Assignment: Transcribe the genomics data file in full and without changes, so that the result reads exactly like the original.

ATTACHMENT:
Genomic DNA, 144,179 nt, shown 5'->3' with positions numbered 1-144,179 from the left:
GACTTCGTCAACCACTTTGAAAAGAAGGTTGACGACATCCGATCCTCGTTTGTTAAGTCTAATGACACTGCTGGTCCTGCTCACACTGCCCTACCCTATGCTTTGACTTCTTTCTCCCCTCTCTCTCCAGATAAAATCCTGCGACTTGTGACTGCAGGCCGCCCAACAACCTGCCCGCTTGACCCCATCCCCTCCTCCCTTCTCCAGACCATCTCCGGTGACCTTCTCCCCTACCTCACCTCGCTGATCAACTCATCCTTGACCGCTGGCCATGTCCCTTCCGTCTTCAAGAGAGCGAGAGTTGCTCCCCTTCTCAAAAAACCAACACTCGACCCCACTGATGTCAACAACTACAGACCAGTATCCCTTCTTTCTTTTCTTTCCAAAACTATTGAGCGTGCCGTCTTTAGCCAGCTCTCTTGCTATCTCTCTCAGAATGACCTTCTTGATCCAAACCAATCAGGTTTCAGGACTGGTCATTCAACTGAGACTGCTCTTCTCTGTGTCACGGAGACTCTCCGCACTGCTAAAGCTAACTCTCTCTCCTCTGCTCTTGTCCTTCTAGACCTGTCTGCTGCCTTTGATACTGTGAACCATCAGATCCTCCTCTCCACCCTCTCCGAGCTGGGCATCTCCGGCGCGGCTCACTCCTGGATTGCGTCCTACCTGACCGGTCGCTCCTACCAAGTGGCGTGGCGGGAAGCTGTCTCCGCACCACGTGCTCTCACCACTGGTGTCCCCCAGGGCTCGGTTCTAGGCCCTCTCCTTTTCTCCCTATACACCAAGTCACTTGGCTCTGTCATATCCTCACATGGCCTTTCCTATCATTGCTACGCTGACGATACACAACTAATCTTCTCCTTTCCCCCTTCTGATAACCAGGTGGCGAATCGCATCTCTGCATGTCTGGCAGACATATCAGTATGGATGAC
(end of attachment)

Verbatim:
Genomic DNA, 144,179 nt, shown 5'->3' with positions numbered 1-144,179 from the left:
GACTTCGTCAACCACTTTGAAAAGAAGGTTGACGACATCCGATCCTCGTTTGTTAAGTCTAATGACACTGCTGGTCCTGCTCACACTGCCCTACCCTATGCTTTGACTTCTTTCTCCCCTCTCTCTCCAGATAAAATCCTGCGACTTGTGACTGCAGGCCGCCCAACAACCTGCCCGCTTGACCCCATCCCCTCCTCCCTTCTCCAGACCATCTCCGGTGACCTTCTCCCCTACCTCACCTCGCTGATCAACTCATCCTTGACCGCTGGCCATGTCCCTTCCGTCTTCAAGAGAGCGAGAGTTGCTCCCCTTCTCAAAAAACCAACACTCGACCCCACTGATGTCAACAACTACAGACCAGTATCCCTTCTTTCTTTTCTTTCCAAAACTATTGAGCGTGCCGTCTTTAGCCAGCTCTCTTGCTATCTCTCTCAGAATGACCTTCTTGATCCAAACCAATCAGGTTTCAGGACTGGTCATTCAACTGAGACTGCTCTTCTCTGTGTCACGGAGACTCTCCGCACTGCTAAAGCTAACTCTCTCTCCTCTGCTCTTGTCCTTCTAGACCTGTCTGCTGCCTTTGATACTGTGAACCATCAGATCCTCCTCTCCACCCTCTCCGAGCTGGGCATCTCCGGCGCGGCTCACTCCTGGATTGCGTCCTACCTGACCGGTCGCTCCTACCAAGTGGCGTGGCGGGAAGCTGTCTCCGCACCACGTGCTCTCACCACTGGTGTCCCCCAGGGCTCGGTTCTAGGCCCTCTCCTTTTCTCCCTATACACCAAGTCACTTGGCTCTGTCATATCCTCACATGGCCTTTCCTATCATTGCTACGCTGACGATACACAACTAATCTTCTCCTTTCCCCCTTCTGATAACCAGGTGGCGAATCGCATCTCTGCATGTCTGGCAGACATATCAGTATGGATGAC